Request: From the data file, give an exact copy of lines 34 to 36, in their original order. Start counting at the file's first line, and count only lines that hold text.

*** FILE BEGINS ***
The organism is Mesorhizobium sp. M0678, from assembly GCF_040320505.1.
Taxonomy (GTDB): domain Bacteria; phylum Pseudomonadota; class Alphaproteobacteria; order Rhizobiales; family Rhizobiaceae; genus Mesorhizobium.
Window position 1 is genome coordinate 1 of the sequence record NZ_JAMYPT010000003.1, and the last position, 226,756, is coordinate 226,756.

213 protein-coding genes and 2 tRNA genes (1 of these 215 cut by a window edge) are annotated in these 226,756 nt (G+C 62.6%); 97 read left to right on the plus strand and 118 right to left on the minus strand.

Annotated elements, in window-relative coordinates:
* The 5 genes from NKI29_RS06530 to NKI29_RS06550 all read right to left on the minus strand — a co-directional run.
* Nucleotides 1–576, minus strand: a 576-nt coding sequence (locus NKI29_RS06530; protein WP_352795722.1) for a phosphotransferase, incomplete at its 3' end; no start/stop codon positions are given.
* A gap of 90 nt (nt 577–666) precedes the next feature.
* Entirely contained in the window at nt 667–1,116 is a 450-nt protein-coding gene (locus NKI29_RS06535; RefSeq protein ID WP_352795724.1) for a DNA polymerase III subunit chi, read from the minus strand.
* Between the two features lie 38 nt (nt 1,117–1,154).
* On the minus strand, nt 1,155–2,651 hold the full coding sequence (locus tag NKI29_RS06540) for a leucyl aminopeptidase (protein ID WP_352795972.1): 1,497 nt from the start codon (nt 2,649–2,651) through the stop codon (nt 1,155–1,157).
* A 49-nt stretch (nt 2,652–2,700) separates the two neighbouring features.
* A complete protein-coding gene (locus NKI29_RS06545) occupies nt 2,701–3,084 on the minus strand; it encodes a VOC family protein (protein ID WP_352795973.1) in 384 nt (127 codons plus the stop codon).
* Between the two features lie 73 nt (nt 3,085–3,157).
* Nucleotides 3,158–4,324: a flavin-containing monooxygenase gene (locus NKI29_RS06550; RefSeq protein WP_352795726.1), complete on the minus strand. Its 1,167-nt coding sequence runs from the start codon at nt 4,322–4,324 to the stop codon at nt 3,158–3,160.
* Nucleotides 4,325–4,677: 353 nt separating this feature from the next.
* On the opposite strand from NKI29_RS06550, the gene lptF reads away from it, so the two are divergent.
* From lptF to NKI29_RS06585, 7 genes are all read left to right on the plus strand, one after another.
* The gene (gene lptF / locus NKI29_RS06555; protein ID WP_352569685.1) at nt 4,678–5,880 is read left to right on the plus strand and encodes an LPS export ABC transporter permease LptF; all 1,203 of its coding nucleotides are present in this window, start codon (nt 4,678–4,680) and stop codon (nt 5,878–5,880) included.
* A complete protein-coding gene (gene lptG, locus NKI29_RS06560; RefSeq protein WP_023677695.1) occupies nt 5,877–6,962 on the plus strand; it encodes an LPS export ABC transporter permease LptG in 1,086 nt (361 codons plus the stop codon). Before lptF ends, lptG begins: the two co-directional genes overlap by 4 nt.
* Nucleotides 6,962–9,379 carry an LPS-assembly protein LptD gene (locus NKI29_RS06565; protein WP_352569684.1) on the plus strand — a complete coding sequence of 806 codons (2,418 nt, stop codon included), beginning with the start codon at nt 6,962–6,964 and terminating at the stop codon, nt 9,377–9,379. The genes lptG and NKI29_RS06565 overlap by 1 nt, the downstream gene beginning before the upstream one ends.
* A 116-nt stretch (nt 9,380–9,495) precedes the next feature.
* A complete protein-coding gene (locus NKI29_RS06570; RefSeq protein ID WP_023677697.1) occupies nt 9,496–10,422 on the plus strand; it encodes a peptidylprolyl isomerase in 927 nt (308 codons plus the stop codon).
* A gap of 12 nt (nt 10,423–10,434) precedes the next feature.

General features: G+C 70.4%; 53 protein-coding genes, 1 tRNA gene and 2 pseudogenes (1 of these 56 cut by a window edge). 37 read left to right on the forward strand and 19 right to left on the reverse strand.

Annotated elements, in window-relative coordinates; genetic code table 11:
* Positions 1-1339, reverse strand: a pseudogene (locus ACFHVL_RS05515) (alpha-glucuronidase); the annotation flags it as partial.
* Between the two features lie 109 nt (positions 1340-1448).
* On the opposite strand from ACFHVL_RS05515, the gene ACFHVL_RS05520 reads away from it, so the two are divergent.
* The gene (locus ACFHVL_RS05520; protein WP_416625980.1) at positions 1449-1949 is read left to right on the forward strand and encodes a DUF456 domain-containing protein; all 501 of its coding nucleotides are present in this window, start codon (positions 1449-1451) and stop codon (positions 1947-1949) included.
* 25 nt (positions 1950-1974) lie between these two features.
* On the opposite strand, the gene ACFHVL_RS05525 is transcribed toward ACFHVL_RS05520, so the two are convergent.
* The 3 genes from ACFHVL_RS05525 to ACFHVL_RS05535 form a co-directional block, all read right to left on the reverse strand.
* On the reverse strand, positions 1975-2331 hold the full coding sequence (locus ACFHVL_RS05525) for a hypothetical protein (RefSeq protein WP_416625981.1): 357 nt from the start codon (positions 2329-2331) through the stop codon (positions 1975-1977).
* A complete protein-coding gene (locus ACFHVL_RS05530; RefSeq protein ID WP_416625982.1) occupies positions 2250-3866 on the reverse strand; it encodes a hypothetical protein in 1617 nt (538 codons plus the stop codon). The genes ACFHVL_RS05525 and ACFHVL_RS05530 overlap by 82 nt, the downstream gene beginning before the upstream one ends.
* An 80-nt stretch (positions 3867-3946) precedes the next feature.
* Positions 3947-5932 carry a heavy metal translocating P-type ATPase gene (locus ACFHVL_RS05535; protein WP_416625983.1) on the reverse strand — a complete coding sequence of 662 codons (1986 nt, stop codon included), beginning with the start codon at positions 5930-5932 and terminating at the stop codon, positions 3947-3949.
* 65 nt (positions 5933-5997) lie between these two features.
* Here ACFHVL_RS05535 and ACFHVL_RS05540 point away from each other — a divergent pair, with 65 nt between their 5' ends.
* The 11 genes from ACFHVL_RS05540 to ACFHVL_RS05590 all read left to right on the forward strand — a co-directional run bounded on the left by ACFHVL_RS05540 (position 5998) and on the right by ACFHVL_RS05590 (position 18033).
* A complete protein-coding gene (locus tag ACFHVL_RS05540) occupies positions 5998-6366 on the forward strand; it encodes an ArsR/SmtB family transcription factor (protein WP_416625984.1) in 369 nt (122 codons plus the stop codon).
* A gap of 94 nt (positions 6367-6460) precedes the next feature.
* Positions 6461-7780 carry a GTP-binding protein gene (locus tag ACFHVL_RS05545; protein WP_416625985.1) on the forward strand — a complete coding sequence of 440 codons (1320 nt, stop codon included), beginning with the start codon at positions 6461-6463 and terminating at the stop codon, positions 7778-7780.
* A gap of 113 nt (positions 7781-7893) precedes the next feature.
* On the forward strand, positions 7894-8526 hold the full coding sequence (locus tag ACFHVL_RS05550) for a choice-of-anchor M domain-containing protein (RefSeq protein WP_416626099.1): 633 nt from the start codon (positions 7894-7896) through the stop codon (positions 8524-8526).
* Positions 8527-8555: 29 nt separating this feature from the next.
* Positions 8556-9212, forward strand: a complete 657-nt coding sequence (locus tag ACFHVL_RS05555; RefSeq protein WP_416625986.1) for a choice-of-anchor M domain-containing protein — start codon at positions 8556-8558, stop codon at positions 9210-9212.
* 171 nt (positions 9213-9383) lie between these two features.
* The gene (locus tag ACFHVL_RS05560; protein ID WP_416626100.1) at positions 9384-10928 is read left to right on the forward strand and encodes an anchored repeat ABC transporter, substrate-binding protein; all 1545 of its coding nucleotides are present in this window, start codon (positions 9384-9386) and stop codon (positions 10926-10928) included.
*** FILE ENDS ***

* On the reverse strand, positions 1975-2331 hold the full coding sequence (locus ACFHVL_RS05525) for a hypothetical protein (RefSeq protein WP_416625981.1): 357 nt from the start codon (positions 2329-2331) through the stop codon (positions 1975-1977).
* A complete protein-coding gene (locus ACFHVL_RS05530; RefSeq protein ID WP_416625982.1) occupies positions 2250-3866 on the reverse strand; it encodes a hypothetical protein in 1617 nt (538 codons plus the stop codon). The genes ACFHVL_RS05525 and ACFHVL_RS05530 overlap by 82 nt, the downstream gene beginning before the upstream one ends.
* An 80-nt stretch (positions 3867-3946) precedes the next feature.